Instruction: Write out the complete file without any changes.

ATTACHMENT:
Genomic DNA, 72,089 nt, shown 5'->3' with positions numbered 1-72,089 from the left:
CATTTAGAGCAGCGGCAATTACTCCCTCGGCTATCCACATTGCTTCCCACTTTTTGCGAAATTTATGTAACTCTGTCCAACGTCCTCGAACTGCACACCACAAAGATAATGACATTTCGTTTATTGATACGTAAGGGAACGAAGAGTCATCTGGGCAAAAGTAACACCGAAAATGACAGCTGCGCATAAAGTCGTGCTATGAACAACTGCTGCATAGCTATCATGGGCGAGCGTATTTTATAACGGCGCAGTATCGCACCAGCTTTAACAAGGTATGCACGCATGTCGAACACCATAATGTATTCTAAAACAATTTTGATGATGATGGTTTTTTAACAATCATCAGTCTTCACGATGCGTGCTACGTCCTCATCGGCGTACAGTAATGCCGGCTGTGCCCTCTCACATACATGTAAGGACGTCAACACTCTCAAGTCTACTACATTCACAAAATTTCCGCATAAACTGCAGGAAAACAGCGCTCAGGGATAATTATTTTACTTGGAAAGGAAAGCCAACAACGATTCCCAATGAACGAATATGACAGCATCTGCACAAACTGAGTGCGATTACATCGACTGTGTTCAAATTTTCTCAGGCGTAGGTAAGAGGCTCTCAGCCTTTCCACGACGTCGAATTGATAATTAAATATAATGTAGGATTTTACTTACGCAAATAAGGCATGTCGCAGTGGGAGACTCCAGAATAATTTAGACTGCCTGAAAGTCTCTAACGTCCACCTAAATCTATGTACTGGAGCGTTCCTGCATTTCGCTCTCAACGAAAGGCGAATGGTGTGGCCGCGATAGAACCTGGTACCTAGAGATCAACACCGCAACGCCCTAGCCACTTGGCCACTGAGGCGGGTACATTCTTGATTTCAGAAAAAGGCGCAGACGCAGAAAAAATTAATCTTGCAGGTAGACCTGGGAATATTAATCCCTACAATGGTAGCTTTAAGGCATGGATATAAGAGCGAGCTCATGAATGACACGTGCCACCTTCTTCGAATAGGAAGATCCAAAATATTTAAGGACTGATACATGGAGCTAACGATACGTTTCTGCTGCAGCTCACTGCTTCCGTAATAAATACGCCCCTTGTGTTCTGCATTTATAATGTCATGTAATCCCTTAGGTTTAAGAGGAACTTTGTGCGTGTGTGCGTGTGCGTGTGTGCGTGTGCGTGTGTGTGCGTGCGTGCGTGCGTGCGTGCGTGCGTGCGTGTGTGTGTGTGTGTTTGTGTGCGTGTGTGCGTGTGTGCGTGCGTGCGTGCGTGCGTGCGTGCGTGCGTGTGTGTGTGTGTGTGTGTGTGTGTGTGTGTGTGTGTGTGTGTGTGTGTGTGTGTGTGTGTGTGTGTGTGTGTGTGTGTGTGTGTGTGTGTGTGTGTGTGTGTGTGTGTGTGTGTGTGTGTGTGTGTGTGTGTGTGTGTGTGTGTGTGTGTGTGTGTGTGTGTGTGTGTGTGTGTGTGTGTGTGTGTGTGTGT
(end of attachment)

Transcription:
Genomic DNA, 72,089 nt, shown 5'->3' with positions numbered 1-72,089 from the left:
CATTTAGAGCAGCGGCAATTACTCCCTCGGCTATCCACATTGCTTCCCACTTTTTGCGAAATTTATGTAACTCTGTCCAACGTCCTCGAACTGCACACCACAAAGATAATGACATTTCGTTTATTGATACGTAAGGGAACGAAGAGTCATCTGGGCAAAAGTAACACCGAAAATGACAGCTGCGCATAAAGTCGTGCTATGAACAACTGCTGCATAGCTATCATGGGCGAGCGTATTTTATAACGGCGCAGTATCGCACCAGCTTTAACAAGGTATGCACGCATGTCGAACACCATAATGTATTCTAAAACAATTTTGATGATGATGGTTTTTTAACAATCATCAGTCTTCACGATGCGTGCTACGTCCTCATCGGCGTACAGTAATGCCGGCTGTGCCCTCTCACATACATGTAAGGACGTCAACACTCTCAAGTCTACTACATTCACAAAATTTCCGCATAAACTGCAGGAAAACAGCGCTCAGGGATAATTATTTTACTTGGAAAGGAAAGCCAACAACGATTCCCAATGAACGAATATGACAGCATCTGCACAAACTGAGTGCGATTACATCGACTGTGTTCAAATTTTCTCAGGCGTAGGTAAGAGGCTCTCAGCCTTTCCACGACGTCGAATTGATAATTAAATATAATGTAGGATTTTACTTACGCAAATAAGGCATGTCGCAGTGGGAGACTCCAGAATAATTTAGACTGCCTGAAAGTCTCTAACGTCCACCTAAATCTATGTACTGGAGCGTTCCTGCATTTCGCTCTCAACGAAAGGCGAATGGTGTGGCCGCGATAGAACCTGGTACCTAGAGATCAACACCGCAACGCCCTAGCCACTTGGCCACTGAGGCGGGTACATTCTTGATTTCAGAAAAAGGCGCAGACGCAGAAAAAATTAATCTTGCAGGTAGACCTGGGAATATTAATCCCTACAATGGTAGCTTTAAGGCATGGATATAAGAGCGAGCTCATGAATGACACGTGCCACCTTCTTCGAATAGGAAGATCCAAAATATTTAAGGACTGATACATGGAGCTAACGATACGTTTCTGCTGCAGCTCACTGCTTCCGTAATAAATACGCCCCTTGTGTTCTGCATTTATAATGTCATGTAATCCCTTAGGTTTAAGAGGAACTTTGTGCGTGTGTGCGTGTGCGTGTGTGCGTGTGCGTGTGTGTGCGTGCGTGCGTGCGTGCGTGCGTGCGTGCGTGTGTGTGTGTGTGTTTGTGTGCGTGTGTGCGTGTGTGCGTGCGTGCGTGCGTGCGTGCGTGCGTGCGTGTGTGTGTGTGTGTGTGTGTGTGTGTGTGTGTGTGTGTGTGTGTGTGTGTGTGTGTGTGTGTGTGTGTGTGTGTGTGTGTGTGTGTGTGTGTGTGTGTGTGTGTGTGTGTGTGTGTGTGTGTGTGTGTGTGTGTGTGTGTGTGTGTGTGTGTGTGTGTGTGTGTGTGTGTGTGTGTGTGTGTGTGTGTGTGT